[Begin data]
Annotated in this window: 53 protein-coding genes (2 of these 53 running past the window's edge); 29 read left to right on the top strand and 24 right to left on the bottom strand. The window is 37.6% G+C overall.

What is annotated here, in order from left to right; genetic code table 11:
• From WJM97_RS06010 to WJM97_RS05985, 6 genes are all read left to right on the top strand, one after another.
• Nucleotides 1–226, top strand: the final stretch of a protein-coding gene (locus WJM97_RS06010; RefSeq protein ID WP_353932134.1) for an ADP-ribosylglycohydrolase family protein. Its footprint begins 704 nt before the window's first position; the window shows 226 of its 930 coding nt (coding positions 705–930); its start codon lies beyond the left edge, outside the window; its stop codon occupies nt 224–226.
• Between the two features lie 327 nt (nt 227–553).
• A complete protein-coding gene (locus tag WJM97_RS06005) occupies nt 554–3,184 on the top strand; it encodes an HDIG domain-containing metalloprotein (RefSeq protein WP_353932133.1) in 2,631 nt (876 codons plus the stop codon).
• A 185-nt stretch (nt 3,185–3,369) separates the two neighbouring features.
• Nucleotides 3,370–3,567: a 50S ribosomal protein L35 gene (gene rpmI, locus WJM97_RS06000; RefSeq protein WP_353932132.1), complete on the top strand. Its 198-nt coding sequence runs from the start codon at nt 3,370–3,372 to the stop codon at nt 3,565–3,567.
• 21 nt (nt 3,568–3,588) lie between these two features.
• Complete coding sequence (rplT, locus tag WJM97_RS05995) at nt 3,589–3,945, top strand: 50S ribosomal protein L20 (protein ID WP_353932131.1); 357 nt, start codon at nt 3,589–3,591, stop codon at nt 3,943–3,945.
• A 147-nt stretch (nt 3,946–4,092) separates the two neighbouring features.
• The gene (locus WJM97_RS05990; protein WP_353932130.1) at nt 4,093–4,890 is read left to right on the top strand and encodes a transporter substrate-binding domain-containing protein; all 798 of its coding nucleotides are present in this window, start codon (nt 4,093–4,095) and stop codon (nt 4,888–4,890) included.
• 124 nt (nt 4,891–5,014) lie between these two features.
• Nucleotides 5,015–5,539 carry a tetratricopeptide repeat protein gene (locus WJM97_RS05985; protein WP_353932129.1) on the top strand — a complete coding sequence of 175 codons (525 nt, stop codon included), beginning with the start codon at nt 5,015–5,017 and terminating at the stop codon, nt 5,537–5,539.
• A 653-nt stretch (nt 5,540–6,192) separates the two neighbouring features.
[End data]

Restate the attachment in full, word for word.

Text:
Annotated in this window: 53 protein-coding genes (2 of these 53 running past the window's edge); 29 read left to right on the top strand and 24 right to left on the bottom strand. The window is 37.6% G+C overall.

What is annotated here, in order from left to right; genetic code table 11:
• From WJM97_RS06010 to WJM97_RS05985, 6 genes are all read left to right on the top strand, one after another.
• Nucleotides 1–226, top strand: the final stretch of a protein-coding gene (locus WJM97_RS06010; RefSeq protein ID WP_353932134.1) for an ADP-ribosylglycohydrolase family protein. Its footprint begins 704 nt before the window's first position; the window shows 226 of its 930 coding nt (coding positions 705–930); its start codon lies beyond the left edge, outside the window; its stop codon occupies nt 224–226.
• Between the two features lie 327 nt (nt 227–553).
• A complete protein-coding gene (locus tag WJM97_RS06005) occupies nt 554–3,184 on the top strand; it encodes an HDIG domain-containing metalloprotein (RefSeq protein WP_353932133.1) in 2,631 nt (876 codons plus the stop codon).
• A 185-nt stretch (nt 3,185–3,369) separates the two neighbouring features.
• Nucleotides 3,370–3,567: a 50S ribosomal protein L35 gene (gene rpmI, locus WJM97_RS06000; RefSeq protein WP_353932132.1), complete on the top strand. Its 198-nt coding sequence runs from the start codon at nt 3,370–3,372 to the stop codon at nt 3,565–3,567.
• 21 nt (nt 3,568–3,588) lie between these two features.
• Complete coding sequence (rplT, locus tag WJM97_RS05995) at nt 3,589–3,945, top strand: 50S ribosomal protein L20 (protein ID WP_353932131.1); 357 nt, start codon at nt 3,589–3,591, stop codon at nt 3,943–3,945.
• A 147-nt stretch (nt 3,946–4,092) separates the two neighbouring features.
• The gene (locus WJM97_RS05990; protein WP_353932130.1) at nt 4,093–4,890 is read left to right on the top strand and encodes a transporter substrate-binding domain-containing protein; all 798 of its coding nucleotides are present in this window, start codon (nt 4,093–4,095) and stop codon (nt 4,888–4,890) included.
• 124 nt (nt 4,891–5,014) lie between these two features.
• Nucleotides 5,015–5,539 carry a tetratricopeptide repeat protein gene (locus WJM97_RS05985; protein WP_353932129.1) on the top strand — a complete coding sequence of 175 codons (525 nt, stop codon included), beginning with the start codon at nt 5,015–5,017 and terminating at the stop codon, nt 5,537–5,539.
• A 653-nt stretch (nt 5,540–6,192) separates the two neighbouring features.